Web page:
Pushing people into fields they are not interested in or qualified for has also contributed to high attrition rates, particularly from the targeted demographics. STEM students are more likely to switch majors than their non-STEM counterparts, as high as 52 percent in the case of mathematics.
An analysis of students entering four-year and community-college STEM programs in 2003 found that 48 and 69 percent, respectively, had changed majors or abandoned college within six years—although the authors note low graduation rates are a problem across the board: “The two groups of students with high dropouts are female students and underrepresented minority students.”
The federal focus on STEM has, perhaps inadvertently, promoted duplication and undermined dynamism and innovation. A Heritage Foundation report asserts that “the past 50 years suggest that such federal initiatives are unlikely to solve the fundamental problem of American underperformance in STEM education.” Federal subsidies come with strings that promote uniformity and dependence, stifle healthy competition, and de facto federalize nominally private institutions. The top-down approach comes “at the expense of meeting the diverse needs of students and parents.”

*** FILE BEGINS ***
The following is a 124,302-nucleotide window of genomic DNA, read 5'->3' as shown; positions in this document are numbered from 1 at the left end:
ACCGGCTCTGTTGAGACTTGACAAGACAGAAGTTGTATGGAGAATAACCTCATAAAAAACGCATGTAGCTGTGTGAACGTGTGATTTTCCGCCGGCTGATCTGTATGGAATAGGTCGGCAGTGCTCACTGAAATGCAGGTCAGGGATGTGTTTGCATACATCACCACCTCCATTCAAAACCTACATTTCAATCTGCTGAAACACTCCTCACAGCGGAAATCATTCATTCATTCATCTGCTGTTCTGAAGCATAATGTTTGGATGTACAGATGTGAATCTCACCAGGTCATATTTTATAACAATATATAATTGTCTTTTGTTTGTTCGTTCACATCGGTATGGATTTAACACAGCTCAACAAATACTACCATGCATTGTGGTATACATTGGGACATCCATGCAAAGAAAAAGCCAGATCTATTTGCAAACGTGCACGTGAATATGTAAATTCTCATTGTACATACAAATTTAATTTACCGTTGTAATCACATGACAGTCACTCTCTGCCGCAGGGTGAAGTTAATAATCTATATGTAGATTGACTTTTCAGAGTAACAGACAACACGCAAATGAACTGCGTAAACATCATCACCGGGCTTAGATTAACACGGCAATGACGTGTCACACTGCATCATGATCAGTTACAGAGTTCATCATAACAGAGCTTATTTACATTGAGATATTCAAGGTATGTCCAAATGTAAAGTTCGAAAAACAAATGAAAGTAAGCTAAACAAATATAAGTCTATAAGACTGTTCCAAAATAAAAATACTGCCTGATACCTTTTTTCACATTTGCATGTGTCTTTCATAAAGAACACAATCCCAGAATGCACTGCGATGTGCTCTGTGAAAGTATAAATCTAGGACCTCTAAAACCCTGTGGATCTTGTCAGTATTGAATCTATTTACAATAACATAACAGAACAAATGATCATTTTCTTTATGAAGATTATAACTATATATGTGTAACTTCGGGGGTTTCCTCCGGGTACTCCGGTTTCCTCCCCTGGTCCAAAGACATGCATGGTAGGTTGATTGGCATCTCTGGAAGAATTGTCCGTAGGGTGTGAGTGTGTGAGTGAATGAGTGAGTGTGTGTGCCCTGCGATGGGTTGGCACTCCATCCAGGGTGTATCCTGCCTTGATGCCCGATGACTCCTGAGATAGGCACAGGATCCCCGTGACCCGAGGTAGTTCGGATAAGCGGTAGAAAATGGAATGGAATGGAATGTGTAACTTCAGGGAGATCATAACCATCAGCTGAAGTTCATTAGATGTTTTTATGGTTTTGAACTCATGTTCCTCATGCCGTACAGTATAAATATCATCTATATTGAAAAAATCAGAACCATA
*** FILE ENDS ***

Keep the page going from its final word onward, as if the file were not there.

No Free Lunch in Education
Orrell’s AEI research paper should be a wakeup call—a devotion to STEM education is a complicated endeavor that comes with inherent costs. Even if we believe STEM to be “a mainstay in American economic life,” that does not infer top-down programs are the right way to achieve higher levels of participation, teaching quality, and international competitiveness.
Employers do seek employees with STEM skills, acquired through higher education or other routes. However, such individuals are only useful if they also possess non-cognitive skills: “the capacity to learn and adapt to changing labor market demands.”
Heavy investment in STEM education cannot and should not be expected to make up for non-cognitive deficits that result from trauma and broken families. “Adverse childhood events” leave victims at risk of reduced attention and self-regulation.
STEM education has its merits, but it is not a panacea beyond reproach. Nor is it a substitute for stable families and healthy mentorship, which are pivotal yet declining ingredients for employment and socialization outcomes.
This article was first published by Epoch Times.